The missed opportunity — Derrick Lim

JUNE 26 — A recent case of school caning made headlines around the nation and sparked raucous debates on social media. In the story, a high school student was heavily caned by her teacher for calling him “Ah Gua” (meaning a homosexual male), subsequently the student’s mom (single mom) went to the school to demand an explanation. The school took no immediate action to remedy the situation and the mom and daughter ended up lodging a police report against the teacher.

This occurrence brings to light several disturbing aspects of disciplining in our country. The school sided with the teacher, justifying the punishment of heavy caning as a result of insulting the school teacher. Secondly, there appears to be no further attempt to reprimand the student in light of the incident when the mother stepped up to defend her child. Meanwhile, on social media, outrage was directed towards the mother who did not “teach her child properly”. The mother was also ridiculed and the heavy caning was supported as a means of punishment.

Central to this issue is not the parents, the teacher, nor the student, it is the sadly lost opportunity to truly provide a lesson for the student. But before we discuss that, let us address the question, is caning an appropriate form of punishment? Let us first consider the hidden meaning of caning or physical punishment, it is a means of teaching someone by programming the person to experience negative results (physical pain) for doing something. For example, we might spank our kids for persistently playing with an electrical socket outlet. The spanking provides a negative reinforcement in the form of “play with electrical socket, feel pain”. Which is not far from the truth. The question is the applicability of this form of punishment.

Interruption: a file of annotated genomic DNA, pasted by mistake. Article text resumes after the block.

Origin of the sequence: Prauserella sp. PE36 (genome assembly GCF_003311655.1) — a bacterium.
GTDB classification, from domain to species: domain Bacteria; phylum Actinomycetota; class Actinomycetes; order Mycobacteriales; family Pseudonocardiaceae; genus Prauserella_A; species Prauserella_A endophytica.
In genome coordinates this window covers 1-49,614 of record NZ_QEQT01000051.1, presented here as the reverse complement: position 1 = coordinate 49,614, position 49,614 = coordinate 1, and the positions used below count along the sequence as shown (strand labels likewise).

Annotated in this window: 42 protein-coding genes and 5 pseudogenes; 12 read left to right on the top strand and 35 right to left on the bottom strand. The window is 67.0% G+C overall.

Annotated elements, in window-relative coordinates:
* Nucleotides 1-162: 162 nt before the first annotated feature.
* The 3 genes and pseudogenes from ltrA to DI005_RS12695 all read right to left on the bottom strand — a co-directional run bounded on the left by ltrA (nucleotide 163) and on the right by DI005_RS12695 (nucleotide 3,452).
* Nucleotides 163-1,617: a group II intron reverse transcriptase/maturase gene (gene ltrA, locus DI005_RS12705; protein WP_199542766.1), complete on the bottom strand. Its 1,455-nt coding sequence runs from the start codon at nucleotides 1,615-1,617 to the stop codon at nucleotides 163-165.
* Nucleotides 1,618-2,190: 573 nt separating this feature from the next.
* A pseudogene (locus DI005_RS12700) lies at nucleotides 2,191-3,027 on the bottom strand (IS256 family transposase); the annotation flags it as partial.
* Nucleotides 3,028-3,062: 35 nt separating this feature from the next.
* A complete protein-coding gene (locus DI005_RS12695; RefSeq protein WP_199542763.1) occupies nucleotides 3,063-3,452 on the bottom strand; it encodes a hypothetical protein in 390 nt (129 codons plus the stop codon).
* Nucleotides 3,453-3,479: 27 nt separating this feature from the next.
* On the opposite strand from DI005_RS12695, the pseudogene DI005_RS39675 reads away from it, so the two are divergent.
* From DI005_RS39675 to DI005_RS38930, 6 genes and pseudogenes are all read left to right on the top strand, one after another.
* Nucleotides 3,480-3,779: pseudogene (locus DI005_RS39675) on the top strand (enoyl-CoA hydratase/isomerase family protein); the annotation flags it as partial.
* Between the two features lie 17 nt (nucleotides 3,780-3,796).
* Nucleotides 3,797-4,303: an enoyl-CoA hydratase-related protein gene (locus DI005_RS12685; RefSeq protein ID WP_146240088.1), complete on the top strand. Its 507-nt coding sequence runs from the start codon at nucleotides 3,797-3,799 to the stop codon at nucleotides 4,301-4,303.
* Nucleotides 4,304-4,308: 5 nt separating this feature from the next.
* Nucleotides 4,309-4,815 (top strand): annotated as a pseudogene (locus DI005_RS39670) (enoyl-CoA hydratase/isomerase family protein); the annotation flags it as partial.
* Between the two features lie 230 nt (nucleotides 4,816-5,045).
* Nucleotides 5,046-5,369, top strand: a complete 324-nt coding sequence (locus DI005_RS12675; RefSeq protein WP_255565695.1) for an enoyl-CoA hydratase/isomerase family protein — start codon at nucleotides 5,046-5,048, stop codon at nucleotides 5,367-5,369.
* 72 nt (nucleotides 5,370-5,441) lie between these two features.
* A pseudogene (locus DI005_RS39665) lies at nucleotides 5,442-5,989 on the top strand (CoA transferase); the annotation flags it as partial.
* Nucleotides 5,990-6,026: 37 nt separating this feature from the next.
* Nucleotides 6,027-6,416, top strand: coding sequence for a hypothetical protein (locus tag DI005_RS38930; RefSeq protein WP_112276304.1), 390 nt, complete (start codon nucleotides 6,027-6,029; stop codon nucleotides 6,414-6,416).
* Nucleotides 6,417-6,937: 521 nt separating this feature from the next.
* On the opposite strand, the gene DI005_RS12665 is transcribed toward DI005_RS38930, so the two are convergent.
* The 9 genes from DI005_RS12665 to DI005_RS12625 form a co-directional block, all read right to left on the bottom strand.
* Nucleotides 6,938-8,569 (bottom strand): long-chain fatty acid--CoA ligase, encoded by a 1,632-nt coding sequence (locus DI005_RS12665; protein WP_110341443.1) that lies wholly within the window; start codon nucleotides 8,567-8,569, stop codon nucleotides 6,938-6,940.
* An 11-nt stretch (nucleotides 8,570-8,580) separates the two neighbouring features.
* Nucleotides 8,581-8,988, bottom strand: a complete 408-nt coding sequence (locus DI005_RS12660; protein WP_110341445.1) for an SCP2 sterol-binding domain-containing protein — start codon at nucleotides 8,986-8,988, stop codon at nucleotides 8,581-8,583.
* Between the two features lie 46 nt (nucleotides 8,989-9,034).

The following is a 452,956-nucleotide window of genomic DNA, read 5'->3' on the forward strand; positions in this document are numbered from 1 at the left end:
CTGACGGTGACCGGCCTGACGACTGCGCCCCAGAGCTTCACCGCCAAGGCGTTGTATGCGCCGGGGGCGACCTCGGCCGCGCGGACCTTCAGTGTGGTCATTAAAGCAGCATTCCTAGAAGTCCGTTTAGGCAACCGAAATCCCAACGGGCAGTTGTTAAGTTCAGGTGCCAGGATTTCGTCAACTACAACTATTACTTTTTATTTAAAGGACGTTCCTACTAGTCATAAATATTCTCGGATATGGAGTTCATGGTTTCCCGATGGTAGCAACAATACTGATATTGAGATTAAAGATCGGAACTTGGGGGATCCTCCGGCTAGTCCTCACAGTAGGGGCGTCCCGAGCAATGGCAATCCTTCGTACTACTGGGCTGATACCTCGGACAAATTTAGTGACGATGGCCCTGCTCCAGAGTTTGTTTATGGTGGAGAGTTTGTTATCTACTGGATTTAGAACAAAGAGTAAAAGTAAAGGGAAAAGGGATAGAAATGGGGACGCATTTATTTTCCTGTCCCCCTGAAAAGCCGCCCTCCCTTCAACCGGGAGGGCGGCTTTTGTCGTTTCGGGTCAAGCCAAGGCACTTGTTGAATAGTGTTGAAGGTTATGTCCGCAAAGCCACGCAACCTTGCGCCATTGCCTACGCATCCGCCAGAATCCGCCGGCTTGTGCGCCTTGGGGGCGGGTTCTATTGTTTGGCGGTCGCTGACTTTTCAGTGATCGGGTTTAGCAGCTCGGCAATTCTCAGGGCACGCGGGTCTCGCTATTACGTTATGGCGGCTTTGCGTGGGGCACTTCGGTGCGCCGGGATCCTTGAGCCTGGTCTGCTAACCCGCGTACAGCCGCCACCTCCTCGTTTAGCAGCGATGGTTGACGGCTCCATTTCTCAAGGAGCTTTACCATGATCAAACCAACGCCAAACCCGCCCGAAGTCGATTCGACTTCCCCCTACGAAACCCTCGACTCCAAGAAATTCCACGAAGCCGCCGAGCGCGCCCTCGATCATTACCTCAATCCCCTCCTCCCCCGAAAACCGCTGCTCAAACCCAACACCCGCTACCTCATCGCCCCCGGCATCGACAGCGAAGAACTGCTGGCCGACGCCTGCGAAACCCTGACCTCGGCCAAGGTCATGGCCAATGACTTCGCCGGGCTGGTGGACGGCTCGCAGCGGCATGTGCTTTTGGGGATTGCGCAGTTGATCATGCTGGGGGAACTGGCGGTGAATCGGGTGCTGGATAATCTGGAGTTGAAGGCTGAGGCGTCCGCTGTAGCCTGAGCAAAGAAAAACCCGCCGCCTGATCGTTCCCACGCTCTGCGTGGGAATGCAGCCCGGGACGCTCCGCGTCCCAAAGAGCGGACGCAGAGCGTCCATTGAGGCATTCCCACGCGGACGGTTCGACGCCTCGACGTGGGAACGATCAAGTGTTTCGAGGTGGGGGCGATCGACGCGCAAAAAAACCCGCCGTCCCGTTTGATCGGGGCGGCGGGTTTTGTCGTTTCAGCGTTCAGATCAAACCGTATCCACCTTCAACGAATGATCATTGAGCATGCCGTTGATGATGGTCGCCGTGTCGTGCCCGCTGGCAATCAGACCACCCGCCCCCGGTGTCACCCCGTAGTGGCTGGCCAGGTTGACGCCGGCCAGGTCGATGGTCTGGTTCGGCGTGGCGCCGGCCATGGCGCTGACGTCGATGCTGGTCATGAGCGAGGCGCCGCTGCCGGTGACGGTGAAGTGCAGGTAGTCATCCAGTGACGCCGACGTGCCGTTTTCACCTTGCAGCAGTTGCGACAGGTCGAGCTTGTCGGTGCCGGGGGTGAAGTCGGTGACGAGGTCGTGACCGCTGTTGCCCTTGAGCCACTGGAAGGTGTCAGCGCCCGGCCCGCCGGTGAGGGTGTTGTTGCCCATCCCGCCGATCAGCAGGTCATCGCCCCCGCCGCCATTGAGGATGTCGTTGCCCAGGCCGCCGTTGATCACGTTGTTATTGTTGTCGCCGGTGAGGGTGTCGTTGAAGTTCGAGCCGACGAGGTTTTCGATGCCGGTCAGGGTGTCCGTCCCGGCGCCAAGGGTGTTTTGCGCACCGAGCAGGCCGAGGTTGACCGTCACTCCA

To take it a step further, justifying physical pain as a response to undesirable behavior, especially among adolescents only lead to an environment where for instance, road rage ends with someone getting hurt. There are too many cases of physical confrontations in our country that exemplifies this culture of justifying physical hurt as a form of punishment. And the worst thing is, the ability to inflict physical harm is biased heavily towards the physically large and strong or armed, I don’t have to go further for examples.

 So back to caning, we all have heard about Pavlov’s Dog study, it is a classical conditioning experiment where a dog is conditioned to salivate when it hears a bell. Perhaps the reader may already know where I’m going with this. Caning is a similar classical conditioning exercise applied to disciplining our children by instilling fear and exerting control over undesirable behavior. It is therefore clear that the use of the rotan has to stop at a certain age, especially an age where the child is already capable of understanding the consequences of their actions.

Which brings us back to our story and that lost opportunity of learning. A well researched study by the American National Institute of Health suggests that teaching adolescents accountability is the best form of discipline. Therefore the solution is perhaps as easy as making the student deliver an apology speech  (including why is it important to respect our teachers) in class or during the school’s weekly assembly, the mom could teach the student to bake a cake or cookies for the teacher as a means to apologize for her behavior etc. The list goes on and on. But now we are left to deal with the aftermath of a police report, a caring teacher probably being suspended or reassigned, a student perhaps still not learning the lesson and a whole bunch of social media rage.

*This is the personal opinion of the writer and does not necessarily represent the views of Malay Mail.

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